Back in 2008, Chinese entrepreneur Zhou Jian did not know much about robots. At a technology fair in Japan that year, he saw Honda’s ASIMO for the first time. Born in 2000 at 1.3 m (4 ft 3″) tall weighing 54 kg (119 lb), ASIMO is one of the world’s most recognizable humanoid robots. The name ASIMO stands for “Advanced Step in Innovative Mobility” with the aim to help people in various situations of need, such as the elderly and disaster response.

Captivated, Zhou imagined a world in which humanoid robots were commonplace; they could be helpers, companions, educators, or entertainers. At the time, however, humanoid robots were largely unaffordable for the mass market. ASIMO was not up for sale and renting it would cost as much as $150,000 a month. SoftBank’s 1.2-m (3 ft 11″) tall day-to-day companion Pepper costs at least $25,000 and its  58-cm (1 ft 10″) tall Nao is available for commercial purchase at around $8,000 per unit.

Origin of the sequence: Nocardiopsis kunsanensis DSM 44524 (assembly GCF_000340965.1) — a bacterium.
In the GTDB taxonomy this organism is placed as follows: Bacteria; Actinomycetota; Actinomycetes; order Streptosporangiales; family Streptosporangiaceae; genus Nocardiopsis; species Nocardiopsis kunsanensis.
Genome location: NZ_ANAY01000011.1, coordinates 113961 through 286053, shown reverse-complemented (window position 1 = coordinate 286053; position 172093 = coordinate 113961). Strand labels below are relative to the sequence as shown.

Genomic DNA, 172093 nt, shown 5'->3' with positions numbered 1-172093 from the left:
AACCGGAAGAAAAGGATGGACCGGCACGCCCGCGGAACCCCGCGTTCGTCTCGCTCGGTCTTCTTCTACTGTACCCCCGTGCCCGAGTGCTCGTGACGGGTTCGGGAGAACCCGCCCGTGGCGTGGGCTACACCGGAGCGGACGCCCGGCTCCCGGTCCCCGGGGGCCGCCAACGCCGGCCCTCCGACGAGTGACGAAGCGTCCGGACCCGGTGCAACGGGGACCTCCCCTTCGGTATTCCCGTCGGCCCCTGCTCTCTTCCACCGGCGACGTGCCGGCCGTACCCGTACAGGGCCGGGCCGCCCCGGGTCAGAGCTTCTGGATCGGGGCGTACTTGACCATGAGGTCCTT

When Zhou returned to Shenzhen, China’s southern city dubbed the world’s hardware haven, he decided to build his own humanoid robots geared for mass consumer adoption. His company, UBTECH (pronounced “you-bee tech”), would eventually grow into a robotic unicorn selling products to households around the world a few years later.

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Rita Liao

Telling the uncommon China stories through tech. I can be reached at ritacyliao [at] gmail [dot] com.